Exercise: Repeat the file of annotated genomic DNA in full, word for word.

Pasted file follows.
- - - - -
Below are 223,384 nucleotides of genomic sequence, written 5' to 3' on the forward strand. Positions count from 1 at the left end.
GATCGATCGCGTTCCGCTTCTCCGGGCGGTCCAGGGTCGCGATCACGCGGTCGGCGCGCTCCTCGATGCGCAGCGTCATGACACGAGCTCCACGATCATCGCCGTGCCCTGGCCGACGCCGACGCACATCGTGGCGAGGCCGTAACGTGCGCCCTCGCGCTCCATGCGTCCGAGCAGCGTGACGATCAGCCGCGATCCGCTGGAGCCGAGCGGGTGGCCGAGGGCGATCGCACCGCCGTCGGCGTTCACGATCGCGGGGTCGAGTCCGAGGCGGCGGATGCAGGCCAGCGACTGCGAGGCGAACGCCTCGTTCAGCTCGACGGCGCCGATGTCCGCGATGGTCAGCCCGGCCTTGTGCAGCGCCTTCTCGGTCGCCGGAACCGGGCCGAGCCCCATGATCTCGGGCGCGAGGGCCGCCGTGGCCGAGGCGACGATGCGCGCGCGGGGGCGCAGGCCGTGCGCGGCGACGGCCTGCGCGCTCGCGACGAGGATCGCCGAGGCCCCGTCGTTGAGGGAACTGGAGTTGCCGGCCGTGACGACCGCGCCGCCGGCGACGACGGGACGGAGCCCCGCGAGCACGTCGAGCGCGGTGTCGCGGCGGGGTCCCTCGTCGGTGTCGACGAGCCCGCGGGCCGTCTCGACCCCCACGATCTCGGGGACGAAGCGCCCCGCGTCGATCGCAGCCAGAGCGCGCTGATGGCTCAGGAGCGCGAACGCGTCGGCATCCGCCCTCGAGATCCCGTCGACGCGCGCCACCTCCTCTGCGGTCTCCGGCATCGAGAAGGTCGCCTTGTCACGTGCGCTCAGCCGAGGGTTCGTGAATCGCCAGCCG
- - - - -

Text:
Below are 223,384 nucleotides of genomic sequence, written 5' to 3' on the forward strand. Positions count from 1 at the left end.
GATCGATCGCGTTCCGCTTCTCCGGGCGGTCCAGGGTCGCGATCACGCGGTCGGCGCGCTCCTCGATGCGCAGCGTCATGACACGAGCTCCACGATCATCGCCGTGCCCTGGCCGACGCCGACGCACATCGTGGCGAGGCCGTAACGTGCGCCCTCGCGCTCCATGCGTCCGAGCAGCGTGACGATCAGCCGCGATCCGCTGGAGCCGAGCGGGTGGCCGAGGGCGATCGCACCGCCGTCGGCGTTCACGATCGCGGGGTCGAGTCCGAGGCGGCGGATGCAGGCCAGCGACTGCGAGGCGAACGCCTCGTTCAGCTCGACGGCGCCGATGTCCGCGATGGTCAGCCCGGCCTTGTGCAGCGCCTTCTCGGTCGCCGGAACCGGGCCGAGCCCCATGATCTCGGGCGCGAGGGCCGCCGTGGCCGAGGCGACGATGCGCGCGCGGGGGCGCAGGCCGTGCGCGGCGACGGCCTGCGCGCTCGCGACGAGGATCGCCGAGGCCCCGTCGTTGAGGGAACTGGAGTTGCCGGCCGTGACGACCGCGCCGCCGGCGACGACGGGACGGAGCCCCGCGAGCACGTCGAGCGCGGTGTCGCGGCGGGGTCCCTCGTCGGTGTCGACGAGCCCGCGGGCCGTCTCGACCCCCACGATCTCGGGGACGAAGCGCCCCGCGTCGATCGCAGCCAGAGCGCGCTGATGGCTCAGGAGCGCGAACGCGTCGGCATCCGCCCTCGAGATCCCGTCGACGCGCGCCACCTCCTCTGCGGTCTCCGGCATCGAGAAGGTCGCCTTGTCACGTGCGCTCAGCCGAGGGTTCGTGAATCGCCAGCCG